Klier makes elaborate installations from recycled waste and found objects, these days gathering her materials on walks around Rolling Acres Farm. She also draws. Sketches pinned to a studio wall trace the places she likes to spend her time: the hammock, the lake, the nearby botanical garden and the yarn shop in Damariscotta. Here, she met local artist Diane Langley, who now teaches Klier how to spin wool and make paper from abaca (a fiber derived from the banana plant) in exchange for garden work.

A wild mushroom and a dirtied sheet of plastic, perhaps the remnants of a single use shopping bag, are Klier’s two favorite objects found so far during the residency. Both were incorporated into an installation depicting larger-than-life fallopian tubes. The wild mushroom is one half of a set of candleholders in the foreground of the piece and the plastic, now embedded with dried flowers, forms part of the plush uterine wall. “I’m really interested in how many hands have touched a thing,” Klier said.

Klier’s interest in hands manifests in her other major installation, as well. “This shrine over here, this is for my Nana,” Klier explained. “She died and her favorite color was yellow and this is something she used to wear in her hair and actually my great grandmother made these,” she continued, gesturing to the piece. Behind her, widths of knit material suspended midair in soft curves call to mind hammocks or, perhaps, tightropes. A pair of knitting needles embedded midway through one of the swatches suggests phantom hands taking a break from their work. “I’ve been thinking a lot about shrines lately,” Klier said. “Everything is a shrine, even the cups in your cupboard. You like those things enough to put them there. Or what’s next to your bed: a book and a pen that doesn’t work and an old cup of tea. That would be mine.”

Perhaps most revealing about Klier’s work is the way she talks about it, with a touch of anthropomorphism. Sitting at her spinning wheel, showing me how to manipulate wool into yarn, she spoke of how the fibers “all wanted space and then ended up latching on to each other.” Later, showing me the plaster mold she’d made around a tiny knit animal, she explained, “everything is compressing or ripping at each other or being like ‘Hey, I want to hang out with you.’” Weaving together the animate and inanimate, the lost and the found, Klier’s work begs its viewer to soften and enjoy in the small human pleasures of life.

MFT’s Joseph A. Fiore Art Center Announces 2018 Residencies & Jury Panel

Jefferson.

Applications for the 2018 artist residencies at the Joseph A. Fiore Art Center at Rolling Acres Farm in Jefferson will open in early December. Over the course of the summer the Center will host six visual art residencies (five for Maine artists, one of which is reserved for an indigenous Maine artist; and one for an out-of-state or international artist), one performing arts residency, and one writing residency. There will also be a seasonal position for a resident gardener with an affinity for the arts. Those interested can find more information and application details online at https://www.mainefarmlandtrust.org//jaf-art-center/.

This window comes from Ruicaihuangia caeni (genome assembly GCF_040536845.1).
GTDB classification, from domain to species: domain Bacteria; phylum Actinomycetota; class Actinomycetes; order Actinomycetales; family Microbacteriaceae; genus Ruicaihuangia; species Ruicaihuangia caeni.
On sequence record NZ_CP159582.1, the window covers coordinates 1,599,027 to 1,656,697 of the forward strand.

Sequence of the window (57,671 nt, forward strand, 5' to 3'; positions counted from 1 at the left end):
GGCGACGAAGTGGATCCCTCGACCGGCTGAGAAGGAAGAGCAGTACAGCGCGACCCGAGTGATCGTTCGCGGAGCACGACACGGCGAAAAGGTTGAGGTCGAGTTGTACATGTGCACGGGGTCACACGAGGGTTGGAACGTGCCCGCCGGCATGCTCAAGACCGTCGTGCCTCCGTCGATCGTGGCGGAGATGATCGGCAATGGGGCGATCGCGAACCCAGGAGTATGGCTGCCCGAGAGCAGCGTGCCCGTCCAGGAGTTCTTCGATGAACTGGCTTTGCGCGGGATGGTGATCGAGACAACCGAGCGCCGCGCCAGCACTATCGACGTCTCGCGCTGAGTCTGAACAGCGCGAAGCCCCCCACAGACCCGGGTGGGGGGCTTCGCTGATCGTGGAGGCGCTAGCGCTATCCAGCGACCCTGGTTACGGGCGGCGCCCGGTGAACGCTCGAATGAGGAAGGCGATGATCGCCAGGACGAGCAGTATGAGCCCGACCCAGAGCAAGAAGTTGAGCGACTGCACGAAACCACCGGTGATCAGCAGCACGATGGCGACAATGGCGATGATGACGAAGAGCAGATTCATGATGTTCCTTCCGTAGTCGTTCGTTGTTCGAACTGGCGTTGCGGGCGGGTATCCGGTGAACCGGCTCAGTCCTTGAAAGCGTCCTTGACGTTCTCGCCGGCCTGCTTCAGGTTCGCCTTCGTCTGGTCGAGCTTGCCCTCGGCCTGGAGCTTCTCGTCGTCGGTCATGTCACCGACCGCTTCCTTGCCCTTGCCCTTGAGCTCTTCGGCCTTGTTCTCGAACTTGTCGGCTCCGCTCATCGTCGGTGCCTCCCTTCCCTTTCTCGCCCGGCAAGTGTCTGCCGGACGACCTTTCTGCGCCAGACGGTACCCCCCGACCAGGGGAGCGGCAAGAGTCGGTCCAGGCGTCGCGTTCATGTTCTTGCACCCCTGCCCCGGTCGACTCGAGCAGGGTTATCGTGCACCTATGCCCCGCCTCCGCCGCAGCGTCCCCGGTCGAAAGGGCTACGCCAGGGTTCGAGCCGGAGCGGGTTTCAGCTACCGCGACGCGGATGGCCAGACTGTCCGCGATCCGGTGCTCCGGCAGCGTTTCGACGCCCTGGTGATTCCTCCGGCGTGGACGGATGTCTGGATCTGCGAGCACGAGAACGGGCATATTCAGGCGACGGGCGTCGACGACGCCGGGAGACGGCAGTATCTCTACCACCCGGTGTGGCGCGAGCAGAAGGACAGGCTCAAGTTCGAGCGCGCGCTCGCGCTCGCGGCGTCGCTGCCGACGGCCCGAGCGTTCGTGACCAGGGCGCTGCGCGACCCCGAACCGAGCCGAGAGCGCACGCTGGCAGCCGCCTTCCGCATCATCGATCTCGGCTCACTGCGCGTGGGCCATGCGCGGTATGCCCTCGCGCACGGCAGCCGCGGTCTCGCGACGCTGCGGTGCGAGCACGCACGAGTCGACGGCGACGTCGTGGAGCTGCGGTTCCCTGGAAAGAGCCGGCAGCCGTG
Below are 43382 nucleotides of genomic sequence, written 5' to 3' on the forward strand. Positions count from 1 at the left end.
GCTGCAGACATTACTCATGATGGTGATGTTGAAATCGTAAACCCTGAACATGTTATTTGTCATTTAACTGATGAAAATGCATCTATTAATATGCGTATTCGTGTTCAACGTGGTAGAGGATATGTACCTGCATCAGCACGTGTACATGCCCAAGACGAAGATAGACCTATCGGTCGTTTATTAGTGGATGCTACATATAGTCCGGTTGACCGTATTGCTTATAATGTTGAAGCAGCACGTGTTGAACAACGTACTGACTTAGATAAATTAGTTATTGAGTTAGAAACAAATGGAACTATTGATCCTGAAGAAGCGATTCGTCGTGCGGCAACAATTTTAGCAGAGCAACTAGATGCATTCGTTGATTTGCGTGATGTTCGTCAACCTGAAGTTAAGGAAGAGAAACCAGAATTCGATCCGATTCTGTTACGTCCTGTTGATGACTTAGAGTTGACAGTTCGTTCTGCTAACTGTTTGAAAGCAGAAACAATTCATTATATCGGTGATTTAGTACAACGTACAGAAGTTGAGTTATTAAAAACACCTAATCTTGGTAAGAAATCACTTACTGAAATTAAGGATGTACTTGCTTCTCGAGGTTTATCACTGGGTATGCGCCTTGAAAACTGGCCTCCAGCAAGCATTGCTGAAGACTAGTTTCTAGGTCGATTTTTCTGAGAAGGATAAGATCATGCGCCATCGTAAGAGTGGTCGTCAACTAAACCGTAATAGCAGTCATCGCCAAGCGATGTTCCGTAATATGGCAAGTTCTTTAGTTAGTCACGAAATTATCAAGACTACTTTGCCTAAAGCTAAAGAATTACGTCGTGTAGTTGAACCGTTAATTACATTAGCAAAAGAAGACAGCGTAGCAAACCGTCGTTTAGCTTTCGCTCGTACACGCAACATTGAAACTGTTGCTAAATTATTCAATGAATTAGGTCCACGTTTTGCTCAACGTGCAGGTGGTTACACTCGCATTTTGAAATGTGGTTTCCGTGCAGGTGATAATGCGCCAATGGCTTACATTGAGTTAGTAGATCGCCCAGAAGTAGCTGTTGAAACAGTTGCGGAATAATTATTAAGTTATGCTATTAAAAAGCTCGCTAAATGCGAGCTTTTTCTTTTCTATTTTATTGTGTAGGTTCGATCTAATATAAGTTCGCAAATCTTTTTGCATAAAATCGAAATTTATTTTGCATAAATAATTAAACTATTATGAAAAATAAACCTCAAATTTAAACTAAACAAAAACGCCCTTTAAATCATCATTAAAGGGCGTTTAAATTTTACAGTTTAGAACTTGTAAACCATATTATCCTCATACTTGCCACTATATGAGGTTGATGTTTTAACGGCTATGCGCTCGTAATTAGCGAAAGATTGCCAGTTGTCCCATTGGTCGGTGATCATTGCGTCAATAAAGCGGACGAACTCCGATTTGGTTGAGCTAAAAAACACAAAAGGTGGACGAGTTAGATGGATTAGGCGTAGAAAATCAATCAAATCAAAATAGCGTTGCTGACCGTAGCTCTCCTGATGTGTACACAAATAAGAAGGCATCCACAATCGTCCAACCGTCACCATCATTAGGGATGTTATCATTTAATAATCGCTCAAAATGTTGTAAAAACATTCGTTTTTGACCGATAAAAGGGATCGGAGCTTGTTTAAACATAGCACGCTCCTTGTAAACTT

This will be the third summer that the Fiore Art Center has offered a residency program. David Dewey and Anna Witholt Abaldo, co-directors at the Center, are excited to be working with yet another excellent jury panel. “Because we are introducing a different writing residency this year, and a completely new performing arts residency, we searched for professionals with experience in these fields who also possess a strong visual arts background,” explains Witholt Abaldo.

Ariel Hall was invited to the panel with an eye on the performing arts residency. Ariel Hall is a multi-disciplinary artist working mainly in performance and installation. She has shown her work at La MaMa, Panoply Performance Lab, the Culture Project, the Center for Maine Contemporary Art, and in the streets of New York City and Sao Paulo, among other locales and venues. Ariel assisted curators at the Museum of Modern Art in New York City for two years, helping them better execute performative and interactive artworks in the museum’s galleries; she also performed and facilitated the production of these artworks. Ariel holds an MA in Performance Studies from NYU. She served as Events Director at the Steel House in Rockland and in recent years as Curator for TEDx, Portland, ME.

 

Stuart Kestenbaum is the author of four collections of poems, Pilgrimage (Coyote Love Press), House of Thanksgiving (Deerbrook Editions), Prayers and Run-on Sentences (Deerbrook Editions), and Only Now (Deerbrook Editions) and a collection of essays The View From Here (Brynmorgen Press).  He has written and spoken widely on craft making and creativity, and his poems and writing have appeared in numerous small press publications and magazines. He was appointed poet laureate of Maine in 2016.  Kestenbaum was the director of the Haystack Mountain School of Crafts in Deer Isle, Maine for 27 years, where he established innovative programs combining craft and writing and craft and new technologies. He is an honorary fellow of the American Craft Council and a recipient of the Distinguished Educator’s Award from the James Renwick Alliance.